Last Monday was just an average day. I had some running around to do and appointments to attend. A pre Vegas hair colour, a dentist appointment... that sort of thing. Nothing too crazy or anxiety inducing, and the panic I tend to experience on the daily remained at a reasonable low for the most part.
I ended the day by attending a relaxing yoga class with a friend of mine. It was exactly what I needed to wind down and I was well on my way to feeling the zen when, for no reason at all, a most unwelcome memory popped into my mind.
The memory was of a text Ben sent me from the hospital shortly before he died. Death was inevitable and it coming fast, and every moment felt like we were staring down the barrel of a shotgun. I had spent the entire day with him and had gone home in the middle of the night to be with the kids and make sure they were safe. I crawled into bed, texted Ben "I love you" and he texted back saying “I don’t want to die. I have so much to live for.”
At that moment I felt as though my heart had been ripped out of my chest and thrown across the room. I texted back and told him that I didn’t want him to die, but i did not say “You aren’t going to die.” To deny his pending death seemed wrong to me. It just seemed so dismissive to say “oh, don’t be silly...you aren’t going to die.” He was indeed going to die. So many people had spent the nine months after his diagnosis in denial, and that had angered me to no end. There was nothing helpful about denying what was to come, because denial has not been proven to be an effective method of curing cancer. So instead I told him that he was leaving a legacy in his three kids. And he responded that “legacy or not” he still didn’t want to die, he wanted to fight. He didn’t want to die.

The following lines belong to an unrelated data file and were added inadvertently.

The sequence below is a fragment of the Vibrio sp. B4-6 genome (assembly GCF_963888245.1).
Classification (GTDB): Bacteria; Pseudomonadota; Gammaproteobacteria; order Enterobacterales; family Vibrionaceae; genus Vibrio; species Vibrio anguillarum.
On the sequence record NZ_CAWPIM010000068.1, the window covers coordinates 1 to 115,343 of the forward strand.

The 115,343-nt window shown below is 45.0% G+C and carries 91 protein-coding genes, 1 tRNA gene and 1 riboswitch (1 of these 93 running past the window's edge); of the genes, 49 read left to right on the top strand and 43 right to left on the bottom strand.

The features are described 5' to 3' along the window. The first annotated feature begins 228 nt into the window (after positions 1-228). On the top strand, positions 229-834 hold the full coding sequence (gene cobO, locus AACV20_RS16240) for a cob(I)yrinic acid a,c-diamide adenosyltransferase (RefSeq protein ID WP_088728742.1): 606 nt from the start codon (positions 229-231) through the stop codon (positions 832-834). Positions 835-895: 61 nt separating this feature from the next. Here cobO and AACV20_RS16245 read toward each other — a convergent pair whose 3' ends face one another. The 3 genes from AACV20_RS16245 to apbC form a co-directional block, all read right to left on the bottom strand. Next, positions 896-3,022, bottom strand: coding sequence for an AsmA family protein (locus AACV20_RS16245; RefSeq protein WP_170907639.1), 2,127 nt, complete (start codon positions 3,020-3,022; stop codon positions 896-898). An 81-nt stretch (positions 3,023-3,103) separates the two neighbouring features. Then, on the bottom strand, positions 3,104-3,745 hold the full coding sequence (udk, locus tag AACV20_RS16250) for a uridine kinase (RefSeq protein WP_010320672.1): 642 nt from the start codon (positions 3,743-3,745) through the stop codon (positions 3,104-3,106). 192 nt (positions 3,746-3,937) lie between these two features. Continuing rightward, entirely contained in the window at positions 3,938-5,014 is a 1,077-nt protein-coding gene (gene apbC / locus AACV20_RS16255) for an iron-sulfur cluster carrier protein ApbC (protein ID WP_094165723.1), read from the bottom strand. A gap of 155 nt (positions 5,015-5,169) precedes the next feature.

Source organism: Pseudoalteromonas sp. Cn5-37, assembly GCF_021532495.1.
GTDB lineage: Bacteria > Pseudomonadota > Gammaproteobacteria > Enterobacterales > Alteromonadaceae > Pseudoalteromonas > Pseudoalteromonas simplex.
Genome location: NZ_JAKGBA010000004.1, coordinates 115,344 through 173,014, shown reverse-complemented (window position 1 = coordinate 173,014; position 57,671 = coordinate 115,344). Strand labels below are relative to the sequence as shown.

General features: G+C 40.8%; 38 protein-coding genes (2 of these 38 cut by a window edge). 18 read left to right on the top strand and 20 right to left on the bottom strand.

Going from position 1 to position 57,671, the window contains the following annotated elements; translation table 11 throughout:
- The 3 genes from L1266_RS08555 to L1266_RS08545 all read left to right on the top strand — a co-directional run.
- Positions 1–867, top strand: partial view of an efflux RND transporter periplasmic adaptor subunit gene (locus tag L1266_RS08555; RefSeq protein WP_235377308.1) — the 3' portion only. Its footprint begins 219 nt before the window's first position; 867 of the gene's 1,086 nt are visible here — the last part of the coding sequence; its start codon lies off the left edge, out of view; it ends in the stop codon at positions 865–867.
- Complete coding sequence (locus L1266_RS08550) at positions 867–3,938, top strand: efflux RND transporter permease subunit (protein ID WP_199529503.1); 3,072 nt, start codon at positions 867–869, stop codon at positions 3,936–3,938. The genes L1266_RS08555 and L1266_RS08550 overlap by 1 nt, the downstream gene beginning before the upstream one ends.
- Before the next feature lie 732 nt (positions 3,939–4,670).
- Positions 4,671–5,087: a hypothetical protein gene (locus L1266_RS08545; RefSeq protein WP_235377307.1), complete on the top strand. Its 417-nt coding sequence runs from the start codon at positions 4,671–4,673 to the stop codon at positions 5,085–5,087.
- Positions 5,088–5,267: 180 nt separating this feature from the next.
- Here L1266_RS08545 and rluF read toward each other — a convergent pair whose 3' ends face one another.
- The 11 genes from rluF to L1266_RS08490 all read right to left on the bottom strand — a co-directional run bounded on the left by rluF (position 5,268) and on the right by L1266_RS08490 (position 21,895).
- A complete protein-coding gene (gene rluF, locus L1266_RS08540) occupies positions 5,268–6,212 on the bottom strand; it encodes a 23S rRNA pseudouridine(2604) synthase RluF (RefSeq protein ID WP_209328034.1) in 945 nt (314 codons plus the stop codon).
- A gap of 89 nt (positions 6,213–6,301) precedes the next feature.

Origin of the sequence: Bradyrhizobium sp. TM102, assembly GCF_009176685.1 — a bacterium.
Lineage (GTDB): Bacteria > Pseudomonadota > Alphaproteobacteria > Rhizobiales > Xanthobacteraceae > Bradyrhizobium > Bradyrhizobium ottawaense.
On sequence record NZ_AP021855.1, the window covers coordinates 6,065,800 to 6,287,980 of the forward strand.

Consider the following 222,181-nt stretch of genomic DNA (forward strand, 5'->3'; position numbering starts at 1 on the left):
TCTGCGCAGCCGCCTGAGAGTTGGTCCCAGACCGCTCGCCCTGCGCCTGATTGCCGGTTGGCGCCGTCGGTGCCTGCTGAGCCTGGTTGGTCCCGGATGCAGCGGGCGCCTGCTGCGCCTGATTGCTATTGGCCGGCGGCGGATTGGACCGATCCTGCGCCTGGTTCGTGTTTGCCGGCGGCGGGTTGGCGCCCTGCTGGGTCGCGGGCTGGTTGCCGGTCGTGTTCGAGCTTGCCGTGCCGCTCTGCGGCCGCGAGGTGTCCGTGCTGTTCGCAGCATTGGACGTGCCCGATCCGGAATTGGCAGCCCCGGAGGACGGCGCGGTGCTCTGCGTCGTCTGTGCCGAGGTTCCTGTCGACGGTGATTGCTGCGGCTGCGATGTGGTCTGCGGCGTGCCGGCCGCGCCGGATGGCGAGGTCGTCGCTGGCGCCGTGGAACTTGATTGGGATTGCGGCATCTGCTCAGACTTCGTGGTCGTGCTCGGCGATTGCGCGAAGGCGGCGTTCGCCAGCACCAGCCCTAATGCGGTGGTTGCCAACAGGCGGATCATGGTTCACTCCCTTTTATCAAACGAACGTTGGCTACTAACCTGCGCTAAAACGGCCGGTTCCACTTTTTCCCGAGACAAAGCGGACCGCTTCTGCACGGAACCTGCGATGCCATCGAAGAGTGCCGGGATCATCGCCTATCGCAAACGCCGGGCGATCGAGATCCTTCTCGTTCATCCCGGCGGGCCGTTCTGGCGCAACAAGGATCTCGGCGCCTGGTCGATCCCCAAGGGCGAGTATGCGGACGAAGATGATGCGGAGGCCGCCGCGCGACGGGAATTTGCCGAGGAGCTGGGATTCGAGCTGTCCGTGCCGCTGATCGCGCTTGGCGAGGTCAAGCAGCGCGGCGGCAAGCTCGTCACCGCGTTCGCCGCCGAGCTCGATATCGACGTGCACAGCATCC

As I write this I have just pulled into the parking lot at the office of my urologist, Dr A. I have parked in stall number 61 and I find myself frozen in the drivers seat of my car as unwanted memories come flooding back into my brain. I remember the day I pulled into this parking lot with Ben. I don’t recall what stall number we parked in that day, but I do recall repeating the number out loud and saying “that’s our good luck number today.”
On that particular day in April 2015, which was two and half years ago but feels, smells and tastes like yesterday, we thought we were coming to find out how Dr A was going to help save Ben. How he was going to operate on Ben’s kidney in conjunction with another (as yet unknown but definitely brilliant) surgeon who would simultaneously remove the tumour on Ben’s sacrum. ON, being the operative word.
Sadly, that’s not how that day turned out.Read more
I was planning, this morning, to write about the total solar eclipse that Sarah, Shelby and I witnessed just a week ago. As we sat on the banks of the Oconoluftee River in North Carolina, at the foot of the Smoky Mountains and watched the sun disappear, I was speechless, awed, and felt transcendent.
That was the plan, at least. We had a family vacation to those mountains, topped off by the eclipse, and I was sure it would still be at the forefront of my mind when I sat down to write.
But it’s not. The memories and pure joy at what I witnessed are still present, certainly, but a little rain storm has consumed my heart and thoughts since last week.
You know that feeling when you walk into a store and see something your beloved late spouse would have liked and for a brief moment, you think, I should get that for him…and then you remember, he’s not here anymore.
I went into Costco this week to pick up a few things, and that happened…again. I saw a pair of shorts he would have loved. Honestly, I was so hurried on my errand - I feel maybe too busy these days, my grief had been taking a back seat to my new exploits in career, so it took me a bit by surprise.